Palestinian health officials have said Israel has blocked a shipment of 2,000 coronavirus vaccines to Gaza, the latest in an ongoing row between the two sides over access to jabs needed to stem the spread of the deadly pandemic.

Palestinian Health Minister Mai Alkaila said Monday that Israel bore “full responsibility” for preventing the Palestinian Authority from sending 2,000 doses of Russia’s Sputnik V to Gaza. The jabs were intended for frontline health workers in the besieged strip.

Israeli officials have, however, refuted the claim saying it had yet to decide on a transfer request it received for just 1,000 Sputnik V doses.

Israel’s foreign affairs and defence committee discussed details of the vaccine transfer policy on Monday including, according to Israeli media, whether it be tied to the return of two Israeli civilians and the remains of two Israelis soldiers believed to be held in Gaza by Hamas militant group. 

In the discussions, committee Chairman Zvi Hauser reportedly expressed concern that the vaccines would go to Hamas not medical workers.

The PA, which governs part of the Israeli-occupied West Bank, has said it will share its vaccine supply with Gaza, which is run by Islamic militant group Hamas that seized power from its forces in 2007. The territory, which is home to more than two million Palestinians, has yet to receive any vaccines. Authorities there have reported more than 53,000 cases and over 530 deaths there since the start of the pandemic.

The Israeli embassy in London told The Independent: “Without coordinating with Israeli authorities, representatives of the Palestinian Authority arrived at the Beituniya crossing point next to Ramallah carrying 1,000 Sputnik vaccines donated by Russia, with the aim of transporting them into the Gaza Strip.”

It added: “The pandemic knows no borders and Israeli authorities are committed to working with the Palestinian ministry of health in order to fight it together. In light of the current situation, it is not useful for the issue of vaccines to be continuously used for political purposes.”

The latest spat comes amid growing criticism from rights groups concerned by the massive discrepancy between the vaccine rollout in Israel and the occupied West Bank and Gaza. Israel has launched one of the most successful inoculation programmes giving jabs to more than a third of its population of 9.3 million since December.

Rights groups have also cited Israel’s obligations to vaccinate Palestinians as an occupying power under the fourth Geneva convention. Israel denies having such an obligation and says its priority is its own citizens, and has said that it has vaccinated Palestinians living in occupied East Jerusalem, as they have residency.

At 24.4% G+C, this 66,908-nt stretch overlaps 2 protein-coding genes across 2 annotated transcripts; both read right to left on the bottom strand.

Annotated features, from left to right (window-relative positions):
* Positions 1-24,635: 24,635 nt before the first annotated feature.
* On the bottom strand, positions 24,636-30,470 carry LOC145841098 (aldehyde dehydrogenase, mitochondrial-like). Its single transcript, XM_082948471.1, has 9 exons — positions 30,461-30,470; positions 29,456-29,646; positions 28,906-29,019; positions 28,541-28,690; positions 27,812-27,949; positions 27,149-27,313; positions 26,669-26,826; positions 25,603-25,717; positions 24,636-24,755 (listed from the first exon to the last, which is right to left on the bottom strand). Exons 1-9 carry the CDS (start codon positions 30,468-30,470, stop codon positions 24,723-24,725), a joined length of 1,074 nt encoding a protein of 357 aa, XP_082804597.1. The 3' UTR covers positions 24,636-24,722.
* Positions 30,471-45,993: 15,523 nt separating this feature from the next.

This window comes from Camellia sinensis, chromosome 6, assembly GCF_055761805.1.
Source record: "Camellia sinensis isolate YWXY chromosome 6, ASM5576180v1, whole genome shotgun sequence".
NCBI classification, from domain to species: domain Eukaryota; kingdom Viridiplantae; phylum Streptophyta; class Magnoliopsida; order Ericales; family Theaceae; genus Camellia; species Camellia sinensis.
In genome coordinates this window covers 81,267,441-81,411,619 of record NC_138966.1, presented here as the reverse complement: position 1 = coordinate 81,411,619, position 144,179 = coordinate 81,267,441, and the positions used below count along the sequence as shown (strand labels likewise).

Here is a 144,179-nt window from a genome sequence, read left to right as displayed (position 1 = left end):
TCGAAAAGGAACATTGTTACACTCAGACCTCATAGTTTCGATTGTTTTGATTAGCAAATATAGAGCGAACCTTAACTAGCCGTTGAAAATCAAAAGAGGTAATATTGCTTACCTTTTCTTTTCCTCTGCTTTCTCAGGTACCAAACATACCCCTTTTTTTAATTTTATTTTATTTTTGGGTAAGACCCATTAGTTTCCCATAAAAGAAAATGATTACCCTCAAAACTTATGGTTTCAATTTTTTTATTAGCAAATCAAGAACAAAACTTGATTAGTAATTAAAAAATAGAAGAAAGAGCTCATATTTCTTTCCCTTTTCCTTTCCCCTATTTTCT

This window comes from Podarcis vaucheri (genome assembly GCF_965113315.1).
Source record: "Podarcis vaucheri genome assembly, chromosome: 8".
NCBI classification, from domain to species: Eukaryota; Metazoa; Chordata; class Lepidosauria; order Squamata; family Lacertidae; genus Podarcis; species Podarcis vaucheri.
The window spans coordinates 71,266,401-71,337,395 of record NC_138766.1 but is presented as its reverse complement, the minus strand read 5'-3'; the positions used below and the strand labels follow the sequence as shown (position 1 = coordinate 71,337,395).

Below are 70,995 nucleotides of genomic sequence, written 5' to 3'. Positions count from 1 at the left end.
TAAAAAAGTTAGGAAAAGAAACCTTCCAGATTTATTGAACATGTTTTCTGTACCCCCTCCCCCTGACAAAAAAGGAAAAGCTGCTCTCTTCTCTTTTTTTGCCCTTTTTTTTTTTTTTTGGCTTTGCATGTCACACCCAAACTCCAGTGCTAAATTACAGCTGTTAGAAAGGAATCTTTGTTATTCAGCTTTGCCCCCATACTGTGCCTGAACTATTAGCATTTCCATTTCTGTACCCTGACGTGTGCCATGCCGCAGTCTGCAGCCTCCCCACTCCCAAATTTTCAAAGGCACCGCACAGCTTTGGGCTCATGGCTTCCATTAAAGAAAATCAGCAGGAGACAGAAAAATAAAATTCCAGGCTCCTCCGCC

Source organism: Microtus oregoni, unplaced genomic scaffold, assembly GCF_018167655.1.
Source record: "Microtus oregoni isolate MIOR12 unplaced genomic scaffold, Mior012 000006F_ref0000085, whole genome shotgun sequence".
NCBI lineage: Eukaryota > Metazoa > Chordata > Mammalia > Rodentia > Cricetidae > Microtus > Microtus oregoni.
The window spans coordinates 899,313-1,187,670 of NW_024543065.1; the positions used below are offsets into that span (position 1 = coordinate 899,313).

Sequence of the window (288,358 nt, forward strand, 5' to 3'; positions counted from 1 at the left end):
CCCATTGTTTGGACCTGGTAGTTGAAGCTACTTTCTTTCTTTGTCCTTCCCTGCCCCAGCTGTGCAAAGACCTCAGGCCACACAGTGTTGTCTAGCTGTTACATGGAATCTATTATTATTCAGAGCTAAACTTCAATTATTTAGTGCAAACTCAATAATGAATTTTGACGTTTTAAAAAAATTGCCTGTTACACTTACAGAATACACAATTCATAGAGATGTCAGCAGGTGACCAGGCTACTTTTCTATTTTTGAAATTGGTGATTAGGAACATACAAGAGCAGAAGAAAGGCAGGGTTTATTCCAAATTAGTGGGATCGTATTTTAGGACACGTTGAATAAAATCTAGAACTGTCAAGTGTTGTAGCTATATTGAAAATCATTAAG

The AP reported that during Monday’s foreign and defence committee discussions on the vaccine issue, Roi Binyamini, a National Security Council official told the committee that the government had no intention of sharing Israel’s own supply of vaccines with Gaza. But he said the government was weighing requests from other parties to allow the PA to deliver its own vaccines to Gaza. He said he expected a decision to be made quickly.

It comes amid growing concerns about Gaza’s ability to handle the outbreak of coronavirus.

The blockade has left Gaza’s healthcare system on the brink of collapse. It has meant that today nearly 50 per cent of the essential drug list is missing, including oncology drugs, heart medicines and items such as intensive care masks and intubation tubes.

In December, Gaza health officials told The Independent they had run out of coronavirus tests, oxygen supplies were running low and their Intensive Care Units were near full. 

A new report by the University of Bath earlier this month found that the challenges of handling the pandemic have been “fundamentally exacerbated” by the ongoing blockade which it said was the “dominant factor” in the worsening humanitarian situation there.

A Palestinian girl walks past a coronavirus-themed mural in Rafah in the southern Gaza Strip

(AFP via Getty Images)

The authors of the report urged the international community to call for the lifting of the blockade, finding that with the economic crisis, collapsed health care system, electricity and water scarcity Gaza was woefully ill-equipped to handle the pandemic. It said Gaza was unable to properly impose key safety measures such as social distancing or quarantines.

Lead researcher Dr Caitlin Procter, a part-time Professor at the European University Institute in Florence, said few were able to comply with lockdown measures when it meant losing limited sources of income.

“Many do not seek medical treatment for other health conditions, driven by fear of being infected by COVID, and the severe loss of income that a diagnosis would incur,” she said.  “For the same reason, some healthcare workers were also reluctant to treat COVID patients; and many individuals with symptoms do not go for testing.”



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